The film is technically superb, which has a lot to do with esteemed cinematographer Rodrigo Prieto. Meticulously shot in bleak blues and greys, Barcelona (or the part of it that this milieu inhabits) is a grubby desolate place, washed in the jaundiced winter light and yet somehow still never far from the ethereal.

Visual interest is extended to some well deployed imagery too. A growing congregation of bats on the ceiling of Uxbal’s bedroom seem to augur his death, but when one night he looks up to see them gone it becomes clear- to us, to him- that it was not death but his fear of it that they represented. It is quite a trick to change the meaning of a symbol by its absence; and this example is characteristic of the subtlety of the visual language throughout.


  • Director’s Flip Notes (21:42)
  • Interviews with Javier Bardem
  • Marciel Alvarev, Eduard Fernandez (8:17)
  • Biutiful Crew (4:02)
  • Trailer (1:59)

The urban soundscape, augmented by a feverish, eclectic score, is notable for its depth and clarity. And of course Javier Bardem, who has the emotional range of a Beethoven string quartet, defies hyperbole.

Still, many will find Biutiful protracted and gruelling. It does ask a lot. Certainly towards the end I felt my sympathy beginning to wane with my attention, which is a pity as it was then that I began to feel it was repaid.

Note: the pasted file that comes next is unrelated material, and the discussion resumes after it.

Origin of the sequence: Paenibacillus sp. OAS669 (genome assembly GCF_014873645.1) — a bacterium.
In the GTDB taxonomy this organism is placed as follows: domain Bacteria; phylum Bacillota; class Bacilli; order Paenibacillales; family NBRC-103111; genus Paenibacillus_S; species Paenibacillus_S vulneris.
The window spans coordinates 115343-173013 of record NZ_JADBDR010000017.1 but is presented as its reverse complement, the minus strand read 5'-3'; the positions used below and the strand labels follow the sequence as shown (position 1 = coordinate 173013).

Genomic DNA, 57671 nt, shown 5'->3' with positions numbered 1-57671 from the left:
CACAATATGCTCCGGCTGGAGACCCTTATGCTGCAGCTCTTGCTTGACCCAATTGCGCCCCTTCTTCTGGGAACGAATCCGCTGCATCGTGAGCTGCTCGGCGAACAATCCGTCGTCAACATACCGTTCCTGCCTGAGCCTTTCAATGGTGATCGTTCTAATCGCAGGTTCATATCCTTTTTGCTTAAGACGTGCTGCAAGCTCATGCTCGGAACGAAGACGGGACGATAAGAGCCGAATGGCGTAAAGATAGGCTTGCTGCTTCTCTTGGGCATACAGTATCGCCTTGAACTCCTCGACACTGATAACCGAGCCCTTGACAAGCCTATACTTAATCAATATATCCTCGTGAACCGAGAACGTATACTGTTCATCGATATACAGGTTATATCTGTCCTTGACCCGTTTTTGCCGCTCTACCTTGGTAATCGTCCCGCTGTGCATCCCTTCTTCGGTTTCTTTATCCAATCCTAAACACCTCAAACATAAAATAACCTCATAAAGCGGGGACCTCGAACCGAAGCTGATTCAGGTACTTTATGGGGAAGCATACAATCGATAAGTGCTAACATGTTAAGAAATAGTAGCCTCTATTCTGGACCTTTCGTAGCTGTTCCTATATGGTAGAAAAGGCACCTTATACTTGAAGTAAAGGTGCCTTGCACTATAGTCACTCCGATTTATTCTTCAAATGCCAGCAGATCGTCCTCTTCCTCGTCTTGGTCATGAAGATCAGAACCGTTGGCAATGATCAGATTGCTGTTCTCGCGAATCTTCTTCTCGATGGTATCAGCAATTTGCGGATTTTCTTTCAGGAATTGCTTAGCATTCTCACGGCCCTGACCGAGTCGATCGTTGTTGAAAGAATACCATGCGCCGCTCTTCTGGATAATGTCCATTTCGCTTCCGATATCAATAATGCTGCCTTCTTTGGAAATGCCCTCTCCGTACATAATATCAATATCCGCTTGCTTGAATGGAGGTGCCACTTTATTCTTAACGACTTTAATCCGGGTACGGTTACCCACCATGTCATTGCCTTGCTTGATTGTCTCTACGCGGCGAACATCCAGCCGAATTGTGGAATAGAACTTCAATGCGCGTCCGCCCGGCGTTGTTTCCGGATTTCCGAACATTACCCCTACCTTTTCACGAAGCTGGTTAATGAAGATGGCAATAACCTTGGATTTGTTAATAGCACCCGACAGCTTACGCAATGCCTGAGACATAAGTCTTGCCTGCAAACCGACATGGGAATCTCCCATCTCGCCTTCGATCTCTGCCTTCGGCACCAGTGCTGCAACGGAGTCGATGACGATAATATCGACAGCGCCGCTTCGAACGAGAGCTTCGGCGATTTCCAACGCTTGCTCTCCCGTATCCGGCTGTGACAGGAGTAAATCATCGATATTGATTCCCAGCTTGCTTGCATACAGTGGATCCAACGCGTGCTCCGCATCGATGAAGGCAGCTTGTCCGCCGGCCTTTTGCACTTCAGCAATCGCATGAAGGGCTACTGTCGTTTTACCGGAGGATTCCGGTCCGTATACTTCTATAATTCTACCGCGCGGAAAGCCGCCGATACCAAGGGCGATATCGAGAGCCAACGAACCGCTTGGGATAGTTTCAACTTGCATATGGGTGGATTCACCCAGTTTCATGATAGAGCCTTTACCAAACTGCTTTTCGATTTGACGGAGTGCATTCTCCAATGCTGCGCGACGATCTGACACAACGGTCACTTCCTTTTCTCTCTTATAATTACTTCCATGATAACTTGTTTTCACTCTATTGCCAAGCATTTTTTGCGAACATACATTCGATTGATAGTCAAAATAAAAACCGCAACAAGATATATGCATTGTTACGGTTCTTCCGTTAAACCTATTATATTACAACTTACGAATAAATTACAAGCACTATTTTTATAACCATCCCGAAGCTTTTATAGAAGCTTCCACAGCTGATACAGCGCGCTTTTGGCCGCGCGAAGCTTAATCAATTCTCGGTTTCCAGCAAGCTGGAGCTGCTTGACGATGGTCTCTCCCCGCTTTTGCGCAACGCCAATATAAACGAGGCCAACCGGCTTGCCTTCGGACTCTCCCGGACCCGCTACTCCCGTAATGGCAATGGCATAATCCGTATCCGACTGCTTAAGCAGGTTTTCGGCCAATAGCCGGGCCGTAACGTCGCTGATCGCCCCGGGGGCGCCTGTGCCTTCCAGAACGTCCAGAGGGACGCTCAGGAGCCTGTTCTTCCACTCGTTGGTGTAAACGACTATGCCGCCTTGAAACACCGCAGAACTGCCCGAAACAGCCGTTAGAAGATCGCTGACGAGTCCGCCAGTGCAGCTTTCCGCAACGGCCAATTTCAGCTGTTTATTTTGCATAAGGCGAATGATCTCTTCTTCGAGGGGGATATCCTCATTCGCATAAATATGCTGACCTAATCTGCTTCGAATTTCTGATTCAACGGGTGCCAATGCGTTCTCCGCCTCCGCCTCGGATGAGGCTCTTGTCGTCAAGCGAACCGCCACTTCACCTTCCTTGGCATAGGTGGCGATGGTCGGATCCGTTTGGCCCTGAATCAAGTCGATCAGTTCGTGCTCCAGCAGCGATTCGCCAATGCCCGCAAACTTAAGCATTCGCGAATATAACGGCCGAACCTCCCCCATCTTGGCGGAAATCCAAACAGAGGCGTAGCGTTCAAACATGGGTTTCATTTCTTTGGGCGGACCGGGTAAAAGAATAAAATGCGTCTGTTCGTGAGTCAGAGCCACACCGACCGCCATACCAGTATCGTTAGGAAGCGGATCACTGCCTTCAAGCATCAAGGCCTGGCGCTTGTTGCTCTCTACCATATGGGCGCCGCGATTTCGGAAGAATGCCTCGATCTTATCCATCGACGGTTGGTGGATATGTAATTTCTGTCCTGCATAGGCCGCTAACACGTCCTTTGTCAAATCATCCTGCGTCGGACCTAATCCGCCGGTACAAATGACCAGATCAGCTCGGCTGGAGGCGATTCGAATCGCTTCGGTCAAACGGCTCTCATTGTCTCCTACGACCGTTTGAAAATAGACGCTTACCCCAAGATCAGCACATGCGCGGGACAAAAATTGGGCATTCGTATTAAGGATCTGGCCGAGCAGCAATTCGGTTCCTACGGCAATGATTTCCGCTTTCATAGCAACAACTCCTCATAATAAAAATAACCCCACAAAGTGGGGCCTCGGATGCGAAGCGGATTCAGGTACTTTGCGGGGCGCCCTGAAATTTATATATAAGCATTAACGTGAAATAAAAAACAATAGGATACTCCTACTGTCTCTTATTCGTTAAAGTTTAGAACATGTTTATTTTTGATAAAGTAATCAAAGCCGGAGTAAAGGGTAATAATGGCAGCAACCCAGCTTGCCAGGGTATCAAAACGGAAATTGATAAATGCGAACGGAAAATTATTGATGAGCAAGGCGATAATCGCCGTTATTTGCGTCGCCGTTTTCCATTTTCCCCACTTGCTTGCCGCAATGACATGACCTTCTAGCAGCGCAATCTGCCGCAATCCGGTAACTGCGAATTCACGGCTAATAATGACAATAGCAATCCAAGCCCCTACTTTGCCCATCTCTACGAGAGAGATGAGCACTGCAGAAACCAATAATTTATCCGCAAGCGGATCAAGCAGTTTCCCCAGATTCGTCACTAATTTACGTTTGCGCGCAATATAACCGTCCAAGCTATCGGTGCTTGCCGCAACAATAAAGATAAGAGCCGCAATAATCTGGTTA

Some might disparagingly point out that it’s all a bit melodramatic, which on paper it certainly sounds, though I think off the reel it avoids any histrionics. There is a bizarre and misplaced nightclub scene which I can’t forgive however, though in another movie- in another world- I would perhaps have liked the giant breasts which the strippers wear on their heads.


I didn’t intend to give Biutiful top marks but having thought about it I can hardly award it less. It’s a huge sprawling city of a movie, containing multitudes besides and within Uxbal’s story. If anything it’s too big, too busy, too long- and yet still lucid and coherent. I suppose it suffers in some ways for the scope of its ambition, but the counterpart of that is so much detail to applaud.

If I were to roll the meaning up into a ball, and it looks like I am, I might say that in the final audit of life, when you add up all the good and subtract the bad, you’ll have an infinitely small remainder one way or the other. The film tries to do this moral maths in the ugliest conditions. Its answer is in the title